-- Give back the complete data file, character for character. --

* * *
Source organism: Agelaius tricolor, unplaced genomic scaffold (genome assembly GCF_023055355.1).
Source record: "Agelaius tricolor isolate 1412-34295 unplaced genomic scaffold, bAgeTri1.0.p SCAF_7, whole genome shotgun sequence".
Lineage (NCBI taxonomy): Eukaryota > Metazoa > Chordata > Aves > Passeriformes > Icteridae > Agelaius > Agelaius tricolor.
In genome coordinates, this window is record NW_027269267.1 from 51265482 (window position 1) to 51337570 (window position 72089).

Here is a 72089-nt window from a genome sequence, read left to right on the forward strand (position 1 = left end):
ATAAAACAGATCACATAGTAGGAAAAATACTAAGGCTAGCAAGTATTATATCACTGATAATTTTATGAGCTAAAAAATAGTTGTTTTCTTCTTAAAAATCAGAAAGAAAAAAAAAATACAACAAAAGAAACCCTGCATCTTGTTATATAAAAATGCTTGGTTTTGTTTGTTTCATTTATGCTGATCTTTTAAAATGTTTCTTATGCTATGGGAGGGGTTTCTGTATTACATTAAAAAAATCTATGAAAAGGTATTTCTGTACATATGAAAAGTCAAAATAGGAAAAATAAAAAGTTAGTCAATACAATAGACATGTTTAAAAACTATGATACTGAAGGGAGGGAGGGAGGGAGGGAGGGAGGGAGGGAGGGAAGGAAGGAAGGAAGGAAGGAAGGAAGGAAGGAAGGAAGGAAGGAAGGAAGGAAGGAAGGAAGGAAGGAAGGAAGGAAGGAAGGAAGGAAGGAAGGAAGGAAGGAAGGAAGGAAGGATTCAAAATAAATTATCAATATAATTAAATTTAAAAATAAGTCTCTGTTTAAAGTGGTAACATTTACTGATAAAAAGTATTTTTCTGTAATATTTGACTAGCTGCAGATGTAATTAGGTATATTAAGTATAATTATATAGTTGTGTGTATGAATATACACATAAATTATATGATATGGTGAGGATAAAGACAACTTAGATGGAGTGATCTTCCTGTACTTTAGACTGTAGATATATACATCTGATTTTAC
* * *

Source organism: Agelaius tricolor, unplaced genomic scaffold (genome assembly GCF_023055355.1).
Source record: "Agelaius tricolor isolate 1412-34295 unplaced genomic scaffold, bAgeTri1.0.p SCAF_7, whole genome shotgun sequence".
Lineage (NCBI taxonomy): Eukaryota > Metazoa > Chordata > Aves > Passeriformes > Icteridae > Agelaius > Agelaius tricolor.
In genome coordinates, this window is record NW_027269267.1 from 51265482 (window position 1) to 51337570 (window position 72089).

Here is a 72089-nt window from a genome sequence, read left to right on the forward strand (position 1 = left end):
ATAAAACAGATCACATAGTAGGAAAAATACTAAGGCTAGCAAGTATTATATCACTGATAATTTTATGAGCTAAAAAATAGTTGTTTTCTTCTTAAAAATCAGAAAGAAAAAAAAAATACAACAAAAGAAACCCTGCATCTTGTTATATAAAAATGCTTGGTTTTGTTTGTTTCATTTATGCTGATCTTTTAAAATGTTTCTTATGCTATGGGAGGGGTTTCTGTATTACATTAAAAAAATCTATGAAAAGGTATTTCTGTACATATGAAAAGTCAAAATAGGAAAAATAAAAAGTTAGTCAATACAATAGACATGTTTAAAAACTATGATACTGAAGGGAGGGAGGGAGGGAGGGAGGGAGGGAGGGAGGGAAGGAAGGAAGGAAGGAAGGAAGGAAGGAAGGAAGGAAGGAAGGAAGGAAGGAAGGAAGGAAGGAAGGAAGGAAGGAAGGAAGGAAGGAAGGAAGGAAGGAAGGAAGGAAGGAAGGATTCAAAATAAATTATCAATATAATTAAATTTAAAAATAAGTCTCTGTTTAAAGTGGTAACATTTACTGATAAAAAGTATTTTTCTGTAATATTTGACTAGCTGCAGATGTAATTAGGTATATTAAGTATAATTATATAGTTGTGTGTATGAATATACACATAAATTATATGATATGGTGAGGATAAAGACAACTTAGATGGAGTGATCTTCCTGTACTTTAGACTGTAGATATATACATCTGATTTTAC